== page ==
List entry

List entry Summary

This building is listed under the Planning (Listed Buildings and Conservation Areas) Act 1990 as amended for its special architectural or historic interest.

Name: CHURCH OF ST PETER

List entry Number: 1091545

Location

CHURCH OF ST PETER, GLOUCESTER STREET

The building may lie within the boundary of more than one authority.

County District District Type Parish
GloucestershireTewkesburyDistrict AuthorityWinchcombe

National Park: Not applicable to this List entry.

Grade: I

Date first listed: 04-Jul-1960

Date of most recent amendment: Not applicable to this List entry.

Legacy System Information

The contents of this record have been generated from a legacy data system.

Legacy System: LBS

UID: 133931

Asset Groupings

This list entry does not comprise part of an Asset Grouping. Asset Groupings are not part of the official record but are added later for information.

List entry Description

Summary of Building

Legacy Record - This information may be included in the List Entry Details.

Reasons for Designation

Legacy Record - This information may be included in the List Entry Details.

History

Legacy Record - This information may be included in the List Entry Details.

Details

SP 02 28 WINCHCOMBE GLOUCESTER STREET (north side) 4/33 Church of St Peter 4.7.60

- I

Anglican parish church. c.1458 to 1468. Patrons were Abbot William de Winchcombe followed by Ralph Boteler, Lord Sudeley. Squared Cotswold lime- stone often in large blocks to plain crenellations concealing lead roofing. A very regular church, all of one brief construction period, with west tower, nave, north and south aisles incorporating organ chamber and lady chapel respectively, 2-storey south porch, and chancel. Tower in 4 stages, diago- nal buttresses with 4 offsets and plinth, stair vice to north-east and large gargoyles to each buttress, good plank door under stopped drip and 4-foil spandrels, 4-light window over, then, above continuous drip, a small 2-light below large 4-light with transome, all in Perpendicular. Aisles have 3- light Perpendicular between buttresses with offsets and under continuous drip mould with large coarsed gargoyles; the clear-story lights each 2 x 2-light under square heads and similar string below crenellation; diagonal pinnacles remain only to south aisle roof, elsewhere bases only. In Sanc- tuary one 4-light each side of altar, and low 7-light eash window. Octa- gonal rood stair turret north side. Upper parts of chancel including crenellation replaced 1872 by John Drayton Wyatt, having been modified, with a steep-pitched roof in 1690. South Porch with 2-light window over a figure of St.Peter in niche with pinnacles, 2-light windows east and west, and deep hollow-mould-surround to outer door in stopped drip with spandrels, a pair of fine C18 inner doors in similar surround, and fan-vault to ground floor. Interior: a consistent and simple interior, lofty tower arch, fan- vault to tower, 6-bay nave with octagonal piers to 4-centre arcade, flat pitched compartmental timber ceiling on cambered beams to plain corbels and decorative spandrels to arch braced; aisles with flat beam roof with 'ridge' and plates richly moulded. At bay 6 rebuilt mediaeval screen, and above this a Cl9 openwork timber 'chancel arch'; beyond screens aisles con- tinue as organ loft and chapel, but clear-story windows in these 2 bays have cusped transomes. Chancel with plain walls except at Sanctuary, sedi- lia with 'nodding ogee' heads, possibly earlier than rest of church and piscina with canopy over; C19 reredos. Roof as nave, but carried on angel corbels. All floors C19 red, black and cream tiles. Pews and fittings generally part of 1870 restoration, some mediaeval glass fragments in win- dow 8 to south aisle and in lady chapel including east window, otherwise series of consistent and well coloured C20 designs. At west end of north and south aisles two stone coffins associated with the St Kenelm legends. Brasses in south aisle to Margaret CRUMPE, 1647; Bridget SLAUGHTER, 1652; above these a large slate slab beautifully inscribed to John Warren de Great, not dated; other brasses to Elizabeth Harvey, 1685; Richard CAELEBS, 1670; Christopher MERRETT, 1624. Brasses in north aisle include John MOUNTLOW, 1693; Elizabeth DAUNCE, 1727; Thomas MARKLEY, 1671; and a fine incised stone slab to Michael BROADWAY, 1723. In tower arch large Royal Arms, time of Geo III, John Burnham and Thomas Fisher recorded as church-wardens. A fine alms chest on a pillar in bay 2 of north aisle. This is a remarkably con- sistent, but restrained design replacing a decayed earlier fabric: for a brief period in the C15 the parishioners worshipped in the nave of the immediately adjacent Abbey (now completely destroyed). (Donaldson, D N, A Portrait of Winchcombe, 1978.)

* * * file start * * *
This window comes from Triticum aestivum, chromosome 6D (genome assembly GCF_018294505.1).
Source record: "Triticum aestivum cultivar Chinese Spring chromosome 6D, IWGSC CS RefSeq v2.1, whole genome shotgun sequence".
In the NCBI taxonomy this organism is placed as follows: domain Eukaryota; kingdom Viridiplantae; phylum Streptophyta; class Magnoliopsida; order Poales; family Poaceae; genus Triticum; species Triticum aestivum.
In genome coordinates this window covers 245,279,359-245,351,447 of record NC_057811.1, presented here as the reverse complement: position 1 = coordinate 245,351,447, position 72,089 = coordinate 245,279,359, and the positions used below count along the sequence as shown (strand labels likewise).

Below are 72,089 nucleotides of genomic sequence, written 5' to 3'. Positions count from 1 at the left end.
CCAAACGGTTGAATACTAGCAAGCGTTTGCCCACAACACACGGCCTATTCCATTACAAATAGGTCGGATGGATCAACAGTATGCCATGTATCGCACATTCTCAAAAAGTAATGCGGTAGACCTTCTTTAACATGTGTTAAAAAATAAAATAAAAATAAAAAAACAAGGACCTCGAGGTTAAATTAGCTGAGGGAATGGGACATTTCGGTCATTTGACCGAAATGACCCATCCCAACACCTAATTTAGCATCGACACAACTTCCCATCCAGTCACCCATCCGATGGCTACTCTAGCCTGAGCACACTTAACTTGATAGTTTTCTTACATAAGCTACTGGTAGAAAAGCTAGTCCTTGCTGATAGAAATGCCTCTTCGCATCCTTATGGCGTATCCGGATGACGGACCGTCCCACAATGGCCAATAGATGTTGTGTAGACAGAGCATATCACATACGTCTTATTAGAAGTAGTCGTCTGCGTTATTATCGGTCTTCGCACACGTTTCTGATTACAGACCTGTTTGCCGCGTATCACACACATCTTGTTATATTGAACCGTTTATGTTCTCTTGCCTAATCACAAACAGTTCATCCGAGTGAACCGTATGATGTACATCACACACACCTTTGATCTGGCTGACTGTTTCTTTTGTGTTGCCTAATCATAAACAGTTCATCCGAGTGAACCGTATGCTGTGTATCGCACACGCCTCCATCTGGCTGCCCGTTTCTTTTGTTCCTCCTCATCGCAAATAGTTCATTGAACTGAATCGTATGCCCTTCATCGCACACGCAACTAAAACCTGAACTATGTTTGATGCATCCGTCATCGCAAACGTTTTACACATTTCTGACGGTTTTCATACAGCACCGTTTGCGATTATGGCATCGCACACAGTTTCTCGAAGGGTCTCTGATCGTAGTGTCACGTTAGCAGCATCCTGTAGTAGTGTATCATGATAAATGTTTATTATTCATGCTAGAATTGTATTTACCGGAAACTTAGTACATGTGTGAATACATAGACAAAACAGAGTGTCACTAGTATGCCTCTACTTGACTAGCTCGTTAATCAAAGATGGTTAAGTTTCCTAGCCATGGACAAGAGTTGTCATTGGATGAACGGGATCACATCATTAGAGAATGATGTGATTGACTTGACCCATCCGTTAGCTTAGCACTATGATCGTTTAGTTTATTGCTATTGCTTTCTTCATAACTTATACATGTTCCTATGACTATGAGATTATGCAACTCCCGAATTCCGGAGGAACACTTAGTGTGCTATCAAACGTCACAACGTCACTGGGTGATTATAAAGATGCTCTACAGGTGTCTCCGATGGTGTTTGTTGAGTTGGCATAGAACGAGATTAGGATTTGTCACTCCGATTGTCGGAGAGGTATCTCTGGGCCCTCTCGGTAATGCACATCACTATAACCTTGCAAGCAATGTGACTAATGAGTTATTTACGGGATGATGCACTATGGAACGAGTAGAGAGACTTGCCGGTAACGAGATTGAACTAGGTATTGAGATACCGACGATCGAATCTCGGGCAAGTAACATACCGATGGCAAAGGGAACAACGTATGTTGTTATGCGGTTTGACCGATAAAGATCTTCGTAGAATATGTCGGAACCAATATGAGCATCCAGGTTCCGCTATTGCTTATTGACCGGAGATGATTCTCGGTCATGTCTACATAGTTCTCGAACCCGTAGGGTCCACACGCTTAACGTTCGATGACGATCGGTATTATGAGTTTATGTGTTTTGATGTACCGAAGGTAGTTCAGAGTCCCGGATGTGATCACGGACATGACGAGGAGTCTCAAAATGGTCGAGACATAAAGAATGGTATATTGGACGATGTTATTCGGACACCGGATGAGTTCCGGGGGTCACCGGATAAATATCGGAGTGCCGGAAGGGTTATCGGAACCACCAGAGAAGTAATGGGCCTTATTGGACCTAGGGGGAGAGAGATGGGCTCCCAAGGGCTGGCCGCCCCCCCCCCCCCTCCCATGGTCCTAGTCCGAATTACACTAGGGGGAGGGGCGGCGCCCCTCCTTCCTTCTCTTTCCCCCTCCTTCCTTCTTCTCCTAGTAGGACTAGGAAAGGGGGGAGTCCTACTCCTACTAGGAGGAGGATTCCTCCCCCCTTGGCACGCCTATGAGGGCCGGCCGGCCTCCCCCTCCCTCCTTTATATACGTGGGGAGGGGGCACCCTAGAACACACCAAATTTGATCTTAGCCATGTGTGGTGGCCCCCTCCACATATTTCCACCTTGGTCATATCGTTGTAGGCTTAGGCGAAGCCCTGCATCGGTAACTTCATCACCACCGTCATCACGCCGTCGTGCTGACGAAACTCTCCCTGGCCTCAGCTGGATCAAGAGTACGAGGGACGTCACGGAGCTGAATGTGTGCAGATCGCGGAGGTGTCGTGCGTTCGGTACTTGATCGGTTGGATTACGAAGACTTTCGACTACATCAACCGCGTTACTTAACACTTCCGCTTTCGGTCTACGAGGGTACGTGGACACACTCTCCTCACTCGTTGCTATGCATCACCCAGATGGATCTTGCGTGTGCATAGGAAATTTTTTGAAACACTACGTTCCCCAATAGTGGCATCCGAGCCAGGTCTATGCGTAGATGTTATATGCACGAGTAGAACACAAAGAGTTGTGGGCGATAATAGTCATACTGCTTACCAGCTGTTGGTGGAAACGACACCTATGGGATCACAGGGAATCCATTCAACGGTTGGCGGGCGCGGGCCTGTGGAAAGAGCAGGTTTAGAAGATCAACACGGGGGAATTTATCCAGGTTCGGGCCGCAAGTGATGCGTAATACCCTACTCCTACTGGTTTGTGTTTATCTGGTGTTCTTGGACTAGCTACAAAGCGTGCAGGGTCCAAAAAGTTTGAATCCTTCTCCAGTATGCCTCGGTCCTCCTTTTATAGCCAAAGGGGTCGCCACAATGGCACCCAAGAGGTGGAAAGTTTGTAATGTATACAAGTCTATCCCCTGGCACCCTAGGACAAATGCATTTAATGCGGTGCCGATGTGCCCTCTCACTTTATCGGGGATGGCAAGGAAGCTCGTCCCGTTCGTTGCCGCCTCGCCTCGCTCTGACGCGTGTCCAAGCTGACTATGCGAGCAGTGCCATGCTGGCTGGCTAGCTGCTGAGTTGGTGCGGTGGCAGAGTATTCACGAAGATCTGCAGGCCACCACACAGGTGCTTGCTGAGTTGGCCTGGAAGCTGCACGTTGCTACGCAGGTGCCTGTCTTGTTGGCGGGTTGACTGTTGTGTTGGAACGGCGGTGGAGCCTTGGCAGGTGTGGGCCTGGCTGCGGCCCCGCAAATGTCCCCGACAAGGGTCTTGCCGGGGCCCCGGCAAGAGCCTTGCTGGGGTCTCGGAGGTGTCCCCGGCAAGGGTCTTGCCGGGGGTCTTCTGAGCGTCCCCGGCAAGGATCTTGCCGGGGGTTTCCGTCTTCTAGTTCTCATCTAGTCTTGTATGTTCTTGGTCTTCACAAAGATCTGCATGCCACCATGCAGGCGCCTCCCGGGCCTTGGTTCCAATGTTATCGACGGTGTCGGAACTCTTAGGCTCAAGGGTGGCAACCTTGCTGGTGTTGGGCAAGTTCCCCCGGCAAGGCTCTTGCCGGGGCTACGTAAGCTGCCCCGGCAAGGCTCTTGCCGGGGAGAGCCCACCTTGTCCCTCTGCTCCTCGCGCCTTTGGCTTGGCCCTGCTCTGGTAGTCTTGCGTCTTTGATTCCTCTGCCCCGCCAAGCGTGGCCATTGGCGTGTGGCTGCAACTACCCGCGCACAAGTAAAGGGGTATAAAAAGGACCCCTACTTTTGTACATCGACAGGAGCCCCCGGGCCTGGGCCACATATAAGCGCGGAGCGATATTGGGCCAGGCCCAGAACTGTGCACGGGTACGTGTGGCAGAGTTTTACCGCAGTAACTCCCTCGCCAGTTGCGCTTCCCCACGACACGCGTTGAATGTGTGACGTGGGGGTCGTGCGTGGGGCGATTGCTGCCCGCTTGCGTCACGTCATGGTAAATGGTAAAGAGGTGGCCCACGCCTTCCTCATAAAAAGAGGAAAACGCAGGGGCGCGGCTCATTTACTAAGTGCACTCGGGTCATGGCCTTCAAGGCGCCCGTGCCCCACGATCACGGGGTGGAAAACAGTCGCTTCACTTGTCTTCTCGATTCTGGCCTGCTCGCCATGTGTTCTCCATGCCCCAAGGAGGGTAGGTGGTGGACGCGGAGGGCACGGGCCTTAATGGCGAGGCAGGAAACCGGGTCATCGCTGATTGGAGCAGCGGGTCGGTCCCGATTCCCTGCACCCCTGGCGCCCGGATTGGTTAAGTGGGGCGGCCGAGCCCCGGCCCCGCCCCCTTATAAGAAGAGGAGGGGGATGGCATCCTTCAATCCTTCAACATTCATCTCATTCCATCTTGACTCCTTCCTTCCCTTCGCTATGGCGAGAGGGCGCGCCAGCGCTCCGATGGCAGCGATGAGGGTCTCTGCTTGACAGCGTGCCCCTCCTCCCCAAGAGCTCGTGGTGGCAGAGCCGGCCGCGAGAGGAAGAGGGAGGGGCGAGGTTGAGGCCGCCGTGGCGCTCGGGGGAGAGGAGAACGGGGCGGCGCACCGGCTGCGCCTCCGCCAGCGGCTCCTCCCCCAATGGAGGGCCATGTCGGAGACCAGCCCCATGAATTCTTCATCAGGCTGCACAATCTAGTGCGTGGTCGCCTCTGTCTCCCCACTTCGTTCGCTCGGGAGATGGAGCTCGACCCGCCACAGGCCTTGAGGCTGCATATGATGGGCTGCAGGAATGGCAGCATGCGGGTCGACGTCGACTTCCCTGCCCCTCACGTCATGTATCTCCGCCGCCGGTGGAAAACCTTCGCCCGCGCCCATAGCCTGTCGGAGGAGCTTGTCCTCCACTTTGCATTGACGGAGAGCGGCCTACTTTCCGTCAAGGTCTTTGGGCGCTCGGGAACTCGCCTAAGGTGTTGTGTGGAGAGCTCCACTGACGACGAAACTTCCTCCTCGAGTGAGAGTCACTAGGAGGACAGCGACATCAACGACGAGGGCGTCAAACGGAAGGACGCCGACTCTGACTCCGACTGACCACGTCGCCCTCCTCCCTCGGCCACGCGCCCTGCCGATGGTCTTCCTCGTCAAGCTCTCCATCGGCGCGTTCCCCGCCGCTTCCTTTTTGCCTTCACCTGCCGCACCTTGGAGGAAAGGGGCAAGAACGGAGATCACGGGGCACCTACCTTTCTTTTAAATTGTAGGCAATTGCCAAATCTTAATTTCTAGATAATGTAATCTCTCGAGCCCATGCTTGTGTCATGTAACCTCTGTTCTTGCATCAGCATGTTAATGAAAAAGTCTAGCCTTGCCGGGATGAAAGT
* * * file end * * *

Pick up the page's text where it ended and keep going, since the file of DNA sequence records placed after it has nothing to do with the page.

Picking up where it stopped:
Listing NGR: SP0230428229

Selected Sources

  1. Book  Reference - Author: Donaldson, D N - Title: A Portrait of Winchcombe - Date: 1978

National Grid Reference: SP 02301 28228

Map

© Crown Copyright and database right 2012. All rights reserved. Ordnance Survey Licence number 100019088.
© British Crown and SeaZone Solutions Limited 2012. All rights reserved. Licence number 102006.006.

This copy shows the entry on 24-Apr-2014 at 12:05:15.